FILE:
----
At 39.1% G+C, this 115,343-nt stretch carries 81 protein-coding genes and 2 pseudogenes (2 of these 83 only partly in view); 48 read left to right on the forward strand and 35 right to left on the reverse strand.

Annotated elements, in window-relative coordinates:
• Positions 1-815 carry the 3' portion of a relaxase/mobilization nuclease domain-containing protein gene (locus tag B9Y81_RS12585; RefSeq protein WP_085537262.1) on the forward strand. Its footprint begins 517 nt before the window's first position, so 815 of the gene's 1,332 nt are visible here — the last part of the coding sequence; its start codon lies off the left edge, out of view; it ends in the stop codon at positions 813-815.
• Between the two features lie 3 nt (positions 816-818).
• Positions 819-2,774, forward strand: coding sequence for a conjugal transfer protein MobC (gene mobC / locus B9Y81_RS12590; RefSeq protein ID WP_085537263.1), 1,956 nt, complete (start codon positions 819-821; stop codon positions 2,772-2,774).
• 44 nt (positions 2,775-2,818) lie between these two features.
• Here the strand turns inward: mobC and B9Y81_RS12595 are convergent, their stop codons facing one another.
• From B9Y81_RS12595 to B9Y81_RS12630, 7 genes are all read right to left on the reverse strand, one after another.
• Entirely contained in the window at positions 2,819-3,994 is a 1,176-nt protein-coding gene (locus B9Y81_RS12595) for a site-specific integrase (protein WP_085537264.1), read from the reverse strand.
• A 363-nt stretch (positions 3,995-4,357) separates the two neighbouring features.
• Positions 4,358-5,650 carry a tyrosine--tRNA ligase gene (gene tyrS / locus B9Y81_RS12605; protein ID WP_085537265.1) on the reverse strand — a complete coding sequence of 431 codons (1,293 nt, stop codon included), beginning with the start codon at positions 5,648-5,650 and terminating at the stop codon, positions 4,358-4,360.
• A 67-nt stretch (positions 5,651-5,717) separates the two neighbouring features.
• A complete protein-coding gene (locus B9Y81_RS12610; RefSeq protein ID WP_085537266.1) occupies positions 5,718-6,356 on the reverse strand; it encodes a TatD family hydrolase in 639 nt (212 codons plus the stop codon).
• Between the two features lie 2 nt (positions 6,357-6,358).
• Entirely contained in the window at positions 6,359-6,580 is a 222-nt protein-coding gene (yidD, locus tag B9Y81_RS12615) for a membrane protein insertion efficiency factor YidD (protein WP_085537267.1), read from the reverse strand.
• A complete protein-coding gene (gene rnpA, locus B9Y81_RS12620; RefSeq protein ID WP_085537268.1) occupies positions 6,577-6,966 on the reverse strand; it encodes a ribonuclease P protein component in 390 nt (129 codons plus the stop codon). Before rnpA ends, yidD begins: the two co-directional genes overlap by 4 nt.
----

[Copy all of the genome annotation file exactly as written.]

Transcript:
At 39.1% G+C, this 115,343-nt stretch carries 81 protein-coding genes and 2 pseudogenes (2 of these 83 only partly in view); 48 read left to right on the forward strand and 35 right to left on the reverse strand.

Annotated elements, in window-relative coordinates:
• Positions 1-815 carry the 3' portion of a relaxase/mobilization nuclease domain-containing protein gene (locus tag B9Y81_RS12585; RefSeq protein WP_085537262.1) on the forward strand. Its footprint begins 517 nt before the window's first position, so 815 of the gene's 1,332 nt are visible here — the last part of the coding sequence; its start codon lies off the left edge, out of view; it ends in the stop codon at positions 813-815.
• Between the two features lie 3 nt (positions 816-818).
• Positions 819-2,774, forward strand: coding sequence for a conjugal transfer protein MobC (gene mobC / locus B9Y81_RS12590; RefSeq protein ID WP_085537263.1), 1,956 nt, complete (start codon positions 819-821; stop codon positions 2,772-2,774).
• 44 nt (positions 2,775-2,818) lie between these two features.
• Here the strand turns inward: mobC and B9Y81_RS12595 are convergent, their stop codons facing one another.
• From B9Y81_RS12595 to B9Y81_RS12630, 7 genes are all read right to left on the reverse strand, one after another.
• Entirely contained in the window at positions 2,819-3,994 is a 1,176-nt protein-coding gene (locus B9Y81_RS12595) for a site-specific integrase (protein WP_085537264.1), read from the reverse strand.
• A 363-nt stretch (positions 3,995-4,357) separates the two neighbouring features.
• Positions 4,358-5,650 carry a tyrosine--tRNA ligase gene (gene tyrS / locus B9Y81_RS12605; protein ID WP_085537265.1) on the reverse strand — a complete coding sequence of 431 codons (1,293 nt, stop codon included), beginning with the start codon at positions 5,648-5,650 and terminating at the stop codon, positions 4,358-4,360.
• A 67-nt stretch (positions 5,651-5,717) separates the two neighbouring features.
• A complete protein-coding gene (locus B9Y81_RS12610; RefSeq protein ID WP_085537266.1) occupies positions 5,718-6,356 on the reverse strand; it encodes a TatD family hydrolase in 639 nt (212 codons plus the stop codon).
• Between the two features lie 2 nt (positions 6,357-6,358).
• Entirely contained in the window at positions 6,359-6,580 is a 222-nt protein-coding gene (yidD, locus tag B9Y81_RS12615) for a membrane protein insertion efficiency factor YidD (protein WP_085537267.1), read from the reverse strand.
• A complete protein-coding gene (gene rnpA, locus B9Y81_RS12620; RefSeq protein ID WP_085537268.1) occupies positions 6,577-6,966 on the reverse strand; it encodes a ribonuclease P protein component in 390 nt (129 codons plus the stop codon). Before rnpA ends, yidD begins: the two co-directional genes overlap by 4 nt.